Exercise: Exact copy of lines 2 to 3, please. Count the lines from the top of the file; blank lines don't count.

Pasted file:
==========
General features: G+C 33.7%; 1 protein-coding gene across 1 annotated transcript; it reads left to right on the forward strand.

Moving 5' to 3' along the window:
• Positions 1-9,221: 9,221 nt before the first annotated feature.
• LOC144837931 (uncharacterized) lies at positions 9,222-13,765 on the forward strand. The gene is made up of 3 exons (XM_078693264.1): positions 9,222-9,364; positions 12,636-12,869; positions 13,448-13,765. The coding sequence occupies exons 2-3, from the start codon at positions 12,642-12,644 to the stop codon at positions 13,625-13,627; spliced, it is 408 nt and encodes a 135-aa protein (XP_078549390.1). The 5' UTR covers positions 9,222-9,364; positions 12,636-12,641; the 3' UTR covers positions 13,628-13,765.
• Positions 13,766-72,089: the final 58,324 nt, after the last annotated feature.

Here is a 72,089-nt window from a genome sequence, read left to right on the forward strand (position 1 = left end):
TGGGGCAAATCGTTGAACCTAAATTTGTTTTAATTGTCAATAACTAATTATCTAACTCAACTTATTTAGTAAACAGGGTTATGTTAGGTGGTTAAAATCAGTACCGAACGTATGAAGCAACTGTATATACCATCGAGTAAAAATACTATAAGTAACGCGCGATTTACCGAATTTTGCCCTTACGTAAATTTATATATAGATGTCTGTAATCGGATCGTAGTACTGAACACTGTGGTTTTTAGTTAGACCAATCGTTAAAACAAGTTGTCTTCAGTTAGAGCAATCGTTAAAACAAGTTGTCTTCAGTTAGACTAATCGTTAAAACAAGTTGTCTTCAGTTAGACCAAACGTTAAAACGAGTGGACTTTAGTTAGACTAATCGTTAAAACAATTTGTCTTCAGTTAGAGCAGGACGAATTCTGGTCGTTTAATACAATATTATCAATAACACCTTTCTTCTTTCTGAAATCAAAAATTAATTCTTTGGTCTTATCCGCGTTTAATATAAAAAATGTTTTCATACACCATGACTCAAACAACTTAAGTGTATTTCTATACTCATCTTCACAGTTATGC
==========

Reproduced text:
Moving 5' to 3' along the window:
• Positions 1-9,221: 9,221 nt before the first annotated feature.